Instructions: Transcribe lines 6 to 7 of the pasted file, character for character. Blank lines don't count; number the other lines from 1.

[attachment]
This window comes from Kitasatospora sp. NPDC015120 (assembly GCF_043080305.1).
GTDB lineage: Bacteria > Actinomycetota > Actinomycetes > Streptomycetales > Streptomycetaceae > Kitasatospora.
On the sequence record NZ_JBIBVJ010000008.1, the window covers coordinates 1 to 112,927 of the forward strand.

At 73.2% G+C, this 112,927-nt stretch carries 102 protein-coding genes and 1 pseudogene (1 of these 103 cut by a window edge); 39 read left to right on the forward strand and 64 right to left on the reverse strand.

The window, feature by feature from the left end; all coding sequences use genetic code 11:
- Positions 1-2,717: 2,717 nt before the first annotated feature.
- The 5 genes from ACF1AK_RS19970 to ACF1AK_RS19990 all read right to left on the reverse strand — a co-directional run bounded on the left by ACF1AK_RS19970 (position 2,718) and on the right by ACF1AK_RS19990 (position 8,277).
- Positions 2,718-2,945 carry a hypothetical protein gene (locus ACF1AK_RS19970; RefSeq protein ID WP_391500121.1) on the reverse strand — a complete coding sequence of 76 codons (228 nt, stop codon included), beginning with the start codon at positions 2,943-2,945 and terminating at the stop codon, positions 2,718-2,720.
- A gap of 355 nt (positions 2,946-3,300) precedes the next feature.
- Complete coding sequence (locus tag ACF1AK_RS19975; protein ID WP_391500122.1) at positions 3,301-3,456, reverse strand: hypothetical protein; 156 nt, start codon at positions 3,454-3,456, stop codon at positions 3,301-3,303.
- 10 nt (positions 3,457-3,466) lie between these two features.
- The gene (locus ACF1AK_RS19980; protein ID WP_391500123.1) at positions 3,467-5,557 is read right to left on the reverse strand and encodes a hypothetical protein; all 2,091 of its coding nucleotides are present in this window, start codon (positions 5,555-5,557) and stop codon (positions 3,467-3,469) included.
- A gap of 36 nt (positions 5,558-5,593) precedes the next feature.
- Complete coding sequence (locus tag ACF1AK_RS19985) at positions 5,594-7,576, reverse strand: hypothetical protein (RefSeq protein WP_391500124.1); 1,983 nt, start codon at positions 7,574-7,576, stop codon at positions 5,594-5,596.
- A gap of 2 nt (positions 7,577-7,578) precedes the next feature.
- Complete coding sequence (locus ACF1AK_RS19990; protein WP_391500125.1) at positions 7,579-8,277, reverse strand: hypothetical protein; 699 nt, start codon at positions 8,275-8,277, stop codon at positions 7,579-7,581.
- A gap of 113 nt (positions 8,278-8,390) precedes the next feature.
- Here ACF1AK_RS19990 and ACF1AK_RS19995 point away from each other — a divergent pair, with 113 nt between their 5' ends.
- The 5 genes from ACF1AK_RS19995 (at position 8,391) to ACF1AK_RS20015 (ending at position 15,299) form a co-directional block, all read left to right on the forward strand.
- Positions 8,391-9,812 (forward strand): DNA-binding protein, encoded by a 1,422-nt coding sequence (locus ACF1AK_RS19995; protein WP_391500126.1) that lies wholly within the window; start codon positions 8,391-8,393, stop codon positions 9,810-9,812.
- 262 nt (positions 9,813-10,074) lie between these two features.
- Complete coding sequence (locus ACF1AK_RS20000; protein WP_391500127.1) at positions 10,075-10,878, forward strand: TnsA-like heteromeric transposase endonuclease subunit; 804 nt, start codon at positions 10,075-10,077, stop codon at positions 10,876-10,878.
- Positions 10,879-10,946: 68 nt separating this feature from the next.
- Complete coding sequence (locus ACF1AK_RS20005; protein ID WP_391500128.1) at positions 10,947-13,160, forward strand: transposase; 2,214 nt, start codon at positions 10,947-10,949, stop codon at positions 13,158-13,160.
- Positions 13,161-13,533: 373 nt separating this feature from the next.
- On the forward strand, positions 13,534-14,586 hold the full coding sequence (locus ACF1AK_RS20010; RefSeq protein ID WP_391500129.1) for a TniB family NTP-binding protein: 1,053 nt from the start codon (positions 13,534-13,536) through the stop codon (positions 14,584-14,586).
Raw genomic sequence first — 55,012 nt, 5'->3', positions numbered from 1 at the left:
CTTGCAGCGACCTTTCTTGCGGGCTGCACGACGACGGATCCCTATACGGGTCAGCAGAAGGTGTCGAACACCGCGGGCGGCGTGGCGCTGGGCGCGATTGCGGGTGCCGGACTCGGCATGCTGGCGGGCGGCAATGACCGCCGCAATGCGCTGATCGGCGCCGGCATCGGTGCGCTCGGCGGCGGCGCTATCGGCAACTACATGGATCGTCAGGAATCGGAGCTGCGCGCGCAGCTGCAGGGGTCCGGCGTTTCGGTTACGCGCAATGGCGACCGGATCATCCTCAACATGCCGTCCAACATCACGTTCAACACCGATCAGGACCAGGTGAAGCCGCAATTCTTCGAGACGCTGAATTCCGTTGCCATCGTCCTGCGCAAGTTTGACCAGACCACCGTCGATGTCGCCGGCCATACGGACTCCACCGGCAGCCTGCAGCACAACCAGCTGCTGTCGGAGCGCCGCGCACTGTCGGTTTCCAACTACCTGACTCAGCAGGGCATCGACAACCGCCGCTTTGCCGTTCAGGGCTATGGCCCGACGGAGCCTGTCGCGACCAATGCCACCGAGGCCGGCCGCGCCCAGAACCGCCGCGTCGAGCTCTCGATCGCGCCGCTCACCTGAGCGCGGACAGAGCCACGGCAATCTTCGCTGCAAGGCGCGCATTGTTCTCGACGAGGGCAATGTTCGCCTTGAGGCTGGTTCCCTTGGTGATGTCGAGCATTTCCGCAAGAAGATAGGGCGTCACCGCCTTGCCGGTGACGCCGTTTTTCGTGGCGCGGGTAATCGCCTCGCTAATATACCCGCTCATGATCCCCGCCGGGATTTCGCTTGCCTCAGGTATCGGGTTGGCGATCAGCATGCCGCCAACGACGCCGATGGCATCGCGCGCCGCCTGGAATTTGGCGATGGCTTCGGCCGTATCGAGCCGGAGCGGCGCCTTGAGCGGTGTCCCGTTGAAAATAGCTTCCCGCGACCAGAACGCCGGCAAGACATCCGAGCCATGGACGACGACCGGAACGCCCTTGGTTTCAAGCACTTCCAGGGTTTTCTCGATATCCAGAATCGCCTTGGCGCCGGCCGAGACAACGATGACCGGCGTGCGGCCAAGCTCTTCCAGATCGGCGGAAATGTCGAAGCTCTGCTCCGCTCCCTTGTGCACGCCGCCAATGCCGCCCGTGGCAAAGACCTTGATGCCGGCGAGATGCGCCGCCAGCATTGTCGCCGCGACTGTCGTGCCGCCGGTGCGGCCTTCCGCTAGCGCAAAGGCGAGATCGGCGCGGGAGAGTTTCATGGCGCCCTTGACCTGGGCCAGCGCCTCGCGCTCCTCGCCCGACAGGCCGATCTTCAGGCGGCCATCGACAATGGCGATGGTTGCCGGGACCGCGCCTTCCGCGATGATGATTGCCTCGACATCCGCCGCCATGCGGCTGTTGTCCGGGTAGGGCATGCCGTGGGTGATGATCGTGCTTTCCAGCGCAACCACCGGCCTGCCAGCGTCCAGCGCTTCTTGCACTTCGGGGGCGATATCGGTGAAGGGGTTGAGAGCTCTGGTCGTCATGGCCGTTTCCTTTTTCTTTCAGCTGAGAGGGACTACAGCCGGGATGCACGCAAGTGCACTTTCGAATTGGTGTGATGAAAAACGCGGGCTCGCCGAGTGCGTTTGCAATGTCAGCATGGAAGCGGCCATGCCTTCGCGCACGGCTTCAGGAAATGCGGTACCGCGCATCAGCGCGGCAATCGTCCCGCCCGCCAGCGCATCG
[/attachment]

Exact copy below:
- Positions 1-2,717: 2,717 nt before the first annotated feature.
- The 5 genes from ACF1AK_RS19970 to ACF1AK_RS19990 all read right to left on the reverse strand — a co-directional run bounded on the left by ACF1AK_RS19970 (position 2,718) and on the right by ACF1AK_RS19990 (position 8,277).